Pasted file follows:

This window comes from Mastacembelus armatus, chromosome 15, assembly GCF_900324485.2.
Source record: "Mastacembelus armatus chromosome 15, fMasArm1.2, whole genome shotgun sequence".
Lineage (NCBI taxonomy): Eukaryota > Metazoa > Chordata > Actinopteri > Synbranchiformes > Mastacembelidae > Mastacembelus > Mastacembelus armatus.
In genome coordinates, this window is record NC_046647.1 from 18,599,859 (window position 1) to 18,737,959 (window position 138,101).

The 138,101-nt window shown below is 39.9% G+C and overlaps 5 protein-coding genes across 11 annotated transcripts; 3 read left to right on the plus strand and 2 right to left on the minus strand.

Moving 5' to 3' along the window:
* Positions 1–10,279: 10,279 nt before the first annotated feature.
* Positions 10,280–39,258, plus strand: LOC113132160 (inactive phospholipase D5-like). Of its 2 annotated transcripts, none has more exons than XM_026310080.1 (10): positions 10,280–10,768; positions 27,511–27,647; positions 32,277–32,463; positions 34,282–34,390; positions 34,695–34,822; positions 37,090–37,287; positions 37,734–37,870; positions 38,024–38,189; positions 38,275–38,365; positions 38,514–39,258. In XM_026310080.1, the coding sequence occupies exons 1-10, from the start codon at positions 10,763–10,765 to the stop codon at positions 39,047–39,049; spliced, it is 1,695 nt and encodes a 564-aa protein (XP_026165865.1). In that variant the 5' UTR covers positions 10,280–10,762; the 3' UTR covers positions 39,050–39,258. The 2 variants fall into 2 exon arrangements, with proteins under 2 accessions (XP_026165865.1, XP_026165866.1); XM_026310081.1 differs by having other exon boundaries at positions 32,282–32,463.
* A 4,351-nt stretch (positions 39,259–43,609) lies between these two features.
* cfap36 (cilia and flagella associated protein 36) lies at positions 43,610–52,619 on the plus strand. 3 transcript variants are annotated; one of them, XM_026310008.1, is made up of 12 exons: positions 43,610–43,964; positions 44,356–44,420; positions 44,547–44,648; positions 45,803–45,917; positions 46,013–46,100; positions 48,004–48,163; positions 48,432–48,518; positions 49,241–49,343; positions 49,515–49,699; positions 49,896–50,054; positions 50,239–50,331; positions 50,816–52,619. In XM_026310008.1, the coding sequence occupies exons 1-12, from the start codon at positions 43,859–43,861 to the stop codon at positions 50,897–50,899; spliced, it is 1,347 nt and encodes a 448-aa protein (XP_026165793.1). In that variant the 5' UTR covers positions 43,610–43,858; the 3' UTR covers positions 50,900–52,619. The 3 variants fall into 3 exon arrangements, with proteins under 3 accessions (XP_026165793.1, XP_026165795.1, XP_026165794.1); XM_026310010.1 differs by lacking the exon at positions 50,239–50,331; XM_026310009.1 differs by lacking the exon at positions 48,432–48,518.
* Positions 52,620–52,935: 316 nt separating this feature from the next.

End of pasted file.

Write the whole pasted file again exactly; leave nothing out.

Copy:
This window comes from Mastacembelus armatus, chromosome 15, assembly GCF_900324485.2.
Source record: "Mastacembelus armatus chromosome 15, fMasArm1.2, whole genome shotgun sequence".
Lineage (NCBI taxonomy): Eukaryota > Metazoa > Chordata > Actinopteri > Synbranchiformes > Mastacembelidae > Mastacembelus > Mastacembelus armatus.
In genome coordinates, this window is record NC_046647.1 from 18,599,859 (window position 1) to 18,737,959 (window position 138,101).

The 138,101-nt window shown below is 39.9% G+C and overlaps 5 protein-coding genes across 11 annotated transcripts; 3 read left to right on the plus strand and 2 right to left on the minus strand.

Moving 5' to 3' along the window:
* Positions 1–10,279: 10,279 nt before the first annotated feature.
* Positions 10,280–39,258, plus strand: LOC113132160 (inactive phospholipase D5-like). Of its 2 annotated transcripts, none has more exons than XM_026310080.1 (10): positions 10,280–10,768; positions 27,511–27,647; positions 32,277–32,463; positions 34,282–34,390; positions 34,695–34,822; positions 37,090–37,287; positions 37,734–37,870; positions 38,024–38,189; positions 38,275–38,365; positions 38,514–39,258. In XM_026310080.1, the coding sequence occupies exons 1-10, from the start codon at positions 10,763–10,765 to the stop codon at positions 39,047–39,049; spliced, it is 1,695 nt and encodes a 564-aa protein (XP_026165865.1). In that variant the 5' UTR covers positions 10,280–10,762; the 3' UTR covers positions 39,050–39,258. The 2 variants fall into 2 exon arrangements, with proteins under 2 accessions (XP_026165865.1, XP_026165866.1); XM_026310081.1 differs by having other exon boundaries at positions 32,282–32,463.
* A 4,351-nt stretch (positions 39,259–43,609) lies between these two features.
* cfap36 (cilia and flagella associated protein 36) lies at positions 43,610–52,619 on the plus strand. 3 transcript variants are annotated; one of them, XM_026310008.1, is made up of 12 exons: positions 43,610–43,964; positions 44,356–44,420; positions 44,547–44,648; positions 45,803–45,917; positions 46,013–46,100; positions 48,004–48,163; positions 48,432–48,518; positions 49,241–49,343; positions 49,515–49,699; positions 49,896–50,054; positions 50,239–50,331; positions 50,816–52,619. In XM_026310008.1, the coding sequence occupies exons 1-12, from the start codon at positions 43,859–43,861 to the stop codon at positions 50,897–50,899; spliced, it is 1,347 nt and encodes a 448-aa protein (XP_026165793.1). In that variant the 5' UTR covers positions 43,610–43,858; the 3' UTR covers positions 50,900–52,619. The 3 variants fall into 3 exon arrangements, with proteins under 3 accessions (XP_026165793.1, XP_026165795.1, XP_026165794.1); XM_026310010.1 differs by lacking the exon at positions 50,239–50,331; XM_026310009.1 differs by lacking the exon at positions 48,432–48,518.
* Positions 52,620–52,935: 316 nt separating this feature from the next.